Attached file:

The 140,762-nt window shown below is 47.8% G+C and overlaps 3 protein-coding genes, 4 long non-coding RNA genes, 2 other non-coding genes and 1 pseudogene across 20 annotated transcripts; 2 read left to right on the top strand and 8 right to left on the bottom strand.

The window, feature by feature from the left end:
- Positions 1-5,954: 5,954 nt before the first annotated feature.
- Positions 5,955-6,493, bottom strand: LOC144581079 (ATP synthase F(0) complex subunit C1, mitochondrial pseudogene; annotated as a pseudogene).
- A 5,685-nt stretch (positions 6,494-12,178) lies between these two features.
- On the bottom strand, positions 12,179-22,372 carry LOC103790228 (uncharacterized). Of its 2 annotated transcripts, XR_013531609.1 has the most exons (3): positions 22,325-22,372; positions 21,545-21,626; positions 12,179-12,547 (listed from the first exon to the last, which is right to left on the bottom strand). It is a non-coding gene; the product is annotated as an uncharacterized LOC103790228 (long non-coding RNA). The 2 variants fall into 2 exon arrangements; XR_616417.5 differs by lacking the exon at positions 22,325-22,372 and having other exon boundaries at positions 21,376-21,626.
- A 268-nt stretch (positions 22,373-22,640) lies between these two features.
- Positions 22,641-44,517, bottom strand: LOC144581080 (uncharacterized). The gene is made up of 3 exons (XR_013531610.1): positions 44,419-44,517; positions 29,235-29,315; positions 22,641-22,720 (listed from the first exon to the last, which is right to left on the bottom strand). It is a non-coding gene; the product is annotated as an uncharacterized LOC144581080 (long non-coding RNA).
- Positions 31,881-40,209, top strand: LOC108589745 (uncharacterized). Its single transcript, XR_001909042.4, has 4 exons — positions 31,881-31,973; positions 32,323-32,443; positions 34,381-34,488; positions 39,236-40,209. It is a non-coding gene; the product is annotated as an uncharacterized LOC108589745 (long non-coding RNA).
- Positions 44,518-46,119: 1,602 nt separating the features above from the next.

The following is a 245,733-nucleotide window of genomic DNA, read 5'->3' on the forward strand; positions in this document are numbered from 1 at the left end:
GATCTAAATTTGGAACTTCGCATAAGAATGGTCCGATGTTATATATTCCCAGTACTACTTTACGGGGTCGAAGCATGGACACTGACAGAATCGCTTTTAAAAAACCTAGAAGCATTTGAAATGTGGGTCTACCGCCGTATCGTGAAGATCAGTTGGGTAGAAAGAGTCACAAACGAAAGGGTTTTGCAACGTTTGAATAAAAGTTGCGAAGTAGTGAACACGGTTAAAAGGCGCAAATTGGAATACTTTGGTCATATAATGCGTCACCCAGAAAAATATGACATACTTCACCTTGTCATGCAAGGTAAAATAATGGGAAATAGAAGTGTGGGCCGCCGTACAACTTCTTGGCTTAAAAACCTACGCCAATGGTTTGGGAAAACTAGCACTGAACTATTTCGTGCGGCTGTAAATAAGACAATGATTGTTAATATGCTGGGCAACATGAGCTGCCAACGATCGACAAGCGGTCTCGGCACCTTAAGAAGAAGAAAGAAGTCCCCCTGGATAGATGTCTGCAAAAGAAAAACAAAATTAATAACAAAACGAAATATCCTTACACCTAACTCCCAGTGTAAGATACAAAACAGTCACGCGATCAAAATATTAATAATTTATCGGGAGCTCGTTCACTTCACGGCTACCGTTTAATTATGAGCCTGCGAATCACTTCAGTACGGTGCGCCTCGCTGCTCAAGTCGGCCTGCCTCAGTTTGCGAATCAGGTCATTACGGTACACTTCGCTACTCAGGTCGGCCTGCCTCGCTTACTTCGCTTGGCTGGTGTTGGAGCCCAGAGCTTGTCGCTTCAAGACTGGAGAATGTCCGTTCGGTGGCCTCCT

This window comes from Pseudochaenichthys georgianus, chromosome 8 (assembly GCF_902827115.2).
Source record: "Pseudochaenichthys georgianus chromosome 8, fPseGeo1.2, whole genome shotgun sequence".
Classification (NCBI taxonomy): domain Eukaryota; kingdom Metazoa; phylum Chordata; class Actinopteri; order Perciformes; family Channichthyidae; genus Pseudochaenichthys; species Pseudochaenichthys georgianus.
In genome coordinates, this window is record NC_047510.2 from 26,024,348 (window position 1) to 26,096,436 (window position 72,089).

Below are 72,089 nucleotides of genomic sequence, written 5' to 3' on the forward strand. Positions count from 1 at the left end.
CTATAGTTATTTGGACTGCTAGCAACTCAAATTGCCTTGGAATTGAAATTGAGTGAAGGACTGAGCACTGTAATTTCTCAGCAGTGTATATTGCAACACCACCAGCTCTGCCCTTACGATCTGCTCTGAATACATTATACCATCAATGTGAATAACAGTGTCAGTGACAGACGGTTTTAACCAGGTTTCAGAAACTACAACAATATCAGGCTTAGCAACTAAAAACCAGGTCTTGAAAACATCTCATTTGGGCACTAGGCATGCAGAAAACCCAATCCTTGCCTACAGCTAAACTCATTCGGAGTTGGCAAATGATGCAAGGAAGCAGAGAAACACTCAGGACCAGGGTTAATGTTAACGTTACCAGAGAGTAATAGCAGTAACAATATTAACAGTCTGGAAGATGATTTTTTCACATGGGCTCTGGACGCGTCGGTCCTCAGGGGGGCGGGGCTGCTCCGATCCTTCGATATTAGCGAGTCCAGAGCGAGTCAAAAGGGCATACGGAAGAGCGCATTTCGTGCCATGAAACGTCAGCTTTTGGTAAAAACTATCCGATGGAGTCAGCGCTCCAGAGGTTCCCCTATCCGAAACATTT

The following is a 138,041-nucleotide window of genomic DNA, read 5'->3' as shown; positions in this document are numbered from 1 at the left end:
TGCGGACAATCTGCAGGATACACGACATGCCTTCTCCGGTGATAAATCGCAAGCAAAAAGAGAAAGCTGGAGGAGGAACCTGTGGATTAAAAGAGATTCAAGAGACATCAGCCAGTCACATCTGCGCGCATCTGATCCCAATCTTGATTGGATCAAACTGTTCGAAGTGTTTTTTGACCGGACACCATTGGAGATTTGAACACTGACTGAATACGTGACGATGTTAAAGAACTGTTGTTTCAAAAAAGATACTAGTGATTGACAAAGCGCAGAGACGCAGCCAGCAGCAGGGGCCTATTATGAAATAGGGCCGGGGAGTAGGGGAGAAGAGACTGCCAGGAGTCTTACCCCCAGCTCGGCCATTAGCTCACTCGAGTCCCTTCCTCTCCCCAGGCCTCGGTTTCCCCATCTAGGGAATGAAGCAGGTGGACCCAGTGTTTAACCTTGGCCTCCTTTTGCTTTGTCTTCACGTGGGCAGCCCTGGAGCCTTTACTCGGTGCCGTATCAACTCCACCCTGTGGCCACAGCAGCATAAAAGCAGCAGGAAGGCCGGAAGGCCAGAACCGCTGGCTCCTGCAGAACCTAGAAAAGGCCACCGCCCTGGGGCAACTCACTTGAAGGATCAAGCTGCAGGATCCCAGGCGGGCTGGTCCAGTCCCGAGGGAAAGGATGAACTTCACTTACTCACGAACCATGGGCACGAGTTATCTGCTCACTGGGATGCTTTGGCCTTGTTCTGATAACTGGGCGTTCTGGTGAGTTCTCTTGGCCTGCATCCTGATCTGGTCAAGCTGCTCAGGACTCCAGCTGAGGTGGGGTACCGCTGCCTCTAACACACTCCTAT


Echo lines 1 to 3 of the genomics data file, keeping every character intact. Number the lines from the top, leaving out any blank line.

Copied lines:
The 140,762-nt window shown below is 47.8% G+C and overlaps 3 protein-coding genes, 4 long non-coding RNA genes, 2 other non-coding genes and 1 pseudogene across 20 annotated transcripts; 2 read left to right on the top strand and 8 right to left on the bottom strand.

The window, feature by feature from the left end:
- Positions 1-5,954: 5,954 nt before the first annotated feature.